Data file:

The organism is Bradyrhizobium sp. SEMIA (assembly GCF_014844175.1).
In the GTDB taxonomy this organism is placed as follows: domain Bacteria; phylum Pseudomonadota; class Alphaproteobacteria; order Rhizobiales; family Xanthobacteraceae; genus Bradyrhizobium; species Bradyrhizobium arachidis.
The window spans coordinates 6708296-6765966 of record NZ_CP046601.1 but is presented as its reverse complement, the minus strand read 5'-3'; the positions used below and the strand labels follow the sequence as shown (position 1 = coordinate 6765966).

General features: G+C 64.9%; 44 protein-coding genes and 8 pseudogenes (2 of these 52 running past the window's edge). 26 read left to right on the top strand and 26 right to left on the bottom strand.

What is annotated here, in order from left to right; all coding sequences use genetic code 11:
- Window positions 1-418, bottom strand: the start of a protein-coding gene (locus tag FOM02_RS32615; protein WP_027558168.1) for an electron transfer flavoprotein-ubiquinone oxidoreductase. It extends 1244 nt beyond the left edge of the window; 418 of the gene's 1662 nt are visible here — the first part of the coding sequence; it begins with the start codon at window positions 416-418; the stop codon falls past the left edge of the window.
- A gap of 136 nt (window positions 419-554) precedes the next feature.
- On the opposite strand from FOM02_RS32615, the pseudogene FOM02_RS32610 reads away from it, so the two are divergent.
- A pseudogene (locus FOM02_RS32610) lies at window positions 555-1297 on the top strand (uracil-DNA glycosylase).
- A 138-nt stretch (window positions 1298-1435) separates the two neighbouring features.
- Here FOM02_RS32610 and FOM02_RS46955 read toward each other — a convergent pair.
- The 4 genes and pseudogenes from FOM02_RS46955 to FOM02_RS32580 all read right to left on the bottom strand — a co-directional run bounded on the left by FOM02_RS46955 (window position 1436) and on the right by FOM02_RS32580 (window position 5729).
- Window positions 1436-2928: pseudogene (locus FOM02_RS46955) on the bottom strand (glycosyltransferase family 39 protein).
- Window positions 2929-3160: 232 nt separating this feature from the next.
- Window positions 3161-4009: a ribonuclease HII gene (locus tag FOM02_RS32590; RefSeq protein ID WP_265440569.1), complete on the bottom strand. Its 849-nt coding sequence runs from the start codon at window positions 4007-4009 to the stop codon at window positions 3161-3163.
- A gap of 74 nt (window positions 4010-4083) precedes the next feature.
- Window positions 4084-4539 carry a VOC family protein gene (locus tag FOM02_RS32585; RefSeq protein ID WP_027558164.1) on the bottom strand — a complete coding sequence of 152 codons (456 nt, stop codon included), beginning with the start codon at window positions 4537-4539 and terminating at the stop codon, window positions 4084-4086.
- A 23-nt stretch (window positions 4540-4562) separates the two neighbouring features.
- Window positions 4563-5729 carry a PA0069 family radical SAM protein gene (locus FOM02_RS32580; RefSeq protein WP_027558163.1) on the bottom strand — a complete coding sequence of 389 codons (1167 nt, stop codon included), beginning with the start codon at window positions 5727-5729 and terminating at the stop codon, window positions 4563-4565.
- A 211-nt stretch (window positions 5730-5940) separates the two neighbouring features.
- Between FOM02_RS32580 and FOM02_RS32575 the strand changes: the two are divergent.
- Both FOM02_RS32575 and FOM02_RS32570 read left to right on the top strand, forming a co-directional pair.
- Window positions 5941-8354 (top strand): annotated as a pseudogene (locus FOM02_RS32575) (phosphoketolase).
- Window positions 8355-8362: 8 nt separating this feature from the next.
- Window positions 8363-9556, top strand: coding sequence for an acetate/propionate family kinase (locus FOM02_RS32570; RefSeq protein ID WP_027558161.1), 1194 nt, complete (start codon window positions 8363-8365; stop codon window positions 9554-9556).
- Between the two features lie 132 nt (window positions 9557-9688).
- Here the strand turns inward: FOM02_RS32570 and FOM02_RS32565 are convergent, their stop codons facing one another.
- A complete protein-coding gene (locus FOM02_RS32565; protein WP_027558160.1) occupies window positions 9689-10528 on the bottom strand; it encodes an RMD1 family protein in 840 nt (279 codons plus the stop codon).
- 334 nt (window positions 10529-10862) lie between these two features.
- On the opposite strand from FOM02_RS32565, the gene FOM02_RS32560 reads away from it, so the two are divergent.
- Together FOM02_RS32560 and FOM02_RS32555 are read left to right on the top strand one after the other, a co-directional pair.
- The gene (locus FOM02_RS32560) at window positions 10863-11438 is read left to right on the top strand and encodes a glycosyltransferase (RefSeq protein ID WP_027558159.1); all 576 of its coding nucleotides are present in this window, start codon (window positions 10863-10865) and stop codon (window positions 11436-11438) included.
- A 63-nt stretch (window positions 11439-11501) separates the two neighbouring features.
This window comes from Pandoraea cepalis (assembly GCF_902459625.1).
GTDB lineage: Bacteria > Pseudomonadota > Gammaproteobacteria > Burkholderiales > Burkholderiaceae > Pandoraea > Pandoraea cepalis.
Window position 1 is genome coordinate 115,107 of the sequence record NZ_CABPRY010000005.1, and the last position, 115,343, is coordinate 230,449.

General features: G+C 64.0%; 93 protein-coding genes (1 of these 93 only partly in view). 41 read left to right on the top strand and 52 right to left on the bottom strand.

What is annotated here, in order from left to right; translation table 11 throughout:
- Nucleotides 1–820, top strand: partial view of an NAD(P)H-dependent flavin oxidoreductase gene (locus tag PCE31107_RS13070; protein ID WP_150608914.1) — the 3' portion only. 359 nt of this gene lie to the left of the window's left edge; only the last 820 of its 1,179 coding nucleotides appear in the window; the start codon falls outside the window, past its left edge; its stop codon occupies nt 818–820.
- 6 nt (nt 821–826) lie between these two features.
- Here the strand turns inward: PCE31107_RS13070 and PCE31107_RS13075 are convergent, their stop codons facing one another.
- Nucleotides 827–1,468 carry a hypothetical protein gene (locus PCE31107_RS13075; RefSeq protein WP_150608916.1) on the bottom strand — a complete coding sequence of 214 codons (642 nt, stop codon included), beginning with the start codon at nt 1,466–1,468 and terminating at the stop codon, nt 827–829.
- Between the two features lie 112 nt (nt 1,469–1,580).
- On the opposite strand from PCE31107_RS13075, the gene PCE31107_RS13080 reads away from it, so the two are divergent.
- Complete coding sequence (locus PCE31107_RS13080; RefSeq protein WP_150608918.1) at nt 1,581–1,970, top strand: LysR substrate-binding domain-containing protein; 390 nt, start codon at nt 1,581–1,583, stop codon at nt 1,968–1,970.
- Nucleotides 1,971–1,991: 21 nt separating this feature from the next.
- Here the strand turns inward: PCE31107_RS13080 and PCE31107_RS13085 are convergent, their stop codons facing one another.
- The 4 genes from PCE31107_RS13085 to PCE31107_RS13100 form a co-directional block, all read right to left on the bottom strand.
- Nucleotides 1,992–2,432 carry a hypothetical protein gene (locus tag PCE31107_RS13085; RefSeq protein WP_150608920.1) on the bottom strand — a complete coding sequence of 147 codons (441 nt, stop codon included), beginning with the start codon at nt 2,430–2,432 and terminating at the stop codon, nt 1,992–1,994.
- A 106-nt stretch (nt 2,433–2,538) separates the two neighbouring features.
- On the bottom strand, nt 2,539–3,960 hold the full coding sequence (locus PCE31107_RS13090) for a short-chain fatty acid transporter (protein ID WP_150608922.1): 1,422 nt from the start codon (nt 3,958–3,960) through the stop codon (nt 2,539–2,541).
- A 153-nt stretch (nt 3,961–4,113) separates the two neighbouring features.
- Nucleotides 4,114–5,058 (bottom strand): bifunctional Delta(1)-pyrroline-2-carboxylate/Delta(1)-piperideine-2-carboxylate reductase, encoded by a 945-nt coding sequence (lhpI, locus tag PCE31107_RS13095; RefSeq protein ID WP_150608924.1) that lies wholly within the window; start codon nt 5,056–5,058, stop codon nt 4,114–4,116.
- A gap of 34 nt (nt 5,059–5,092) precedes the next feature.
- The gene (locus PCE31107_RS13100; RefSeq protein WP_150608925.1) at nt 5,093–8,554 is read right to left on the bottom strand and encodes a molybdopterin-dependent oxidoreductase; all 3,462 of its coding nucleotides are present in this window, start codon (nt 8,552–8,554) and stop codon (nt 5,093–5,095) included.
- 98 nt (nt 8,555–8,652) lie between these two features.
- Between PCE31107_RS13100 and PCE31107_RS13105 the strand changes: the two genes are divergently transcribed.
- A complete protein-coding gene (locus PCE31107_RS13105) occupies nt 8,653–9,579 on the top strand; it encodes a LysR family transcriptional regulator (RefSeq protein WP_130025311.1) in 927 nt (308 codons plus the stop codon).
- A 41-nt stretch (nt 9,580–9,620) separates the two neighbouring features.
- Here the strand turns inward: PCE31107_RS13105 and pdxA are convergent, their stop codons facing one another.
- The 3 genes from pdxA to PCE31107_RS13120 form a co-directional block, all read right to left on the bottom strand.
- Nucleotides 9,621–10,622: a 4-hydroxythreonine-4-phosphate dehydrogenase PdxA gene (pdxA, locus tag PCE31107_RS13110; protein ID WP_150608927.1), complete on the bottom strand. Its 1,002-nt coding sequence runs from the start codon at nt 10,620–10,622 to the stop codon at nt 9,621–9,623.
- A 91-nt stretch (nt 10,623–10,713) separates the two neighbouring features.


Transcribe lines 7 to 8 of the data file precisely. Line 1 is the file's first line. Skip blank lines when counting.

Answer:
- A gap of 136 nt (window positions 419-554) precedes the next feature.
- On the opposite strand from FOM02_RS32615, the pseudogene FOM02_RS32610 reads away from it, so the two are divergent.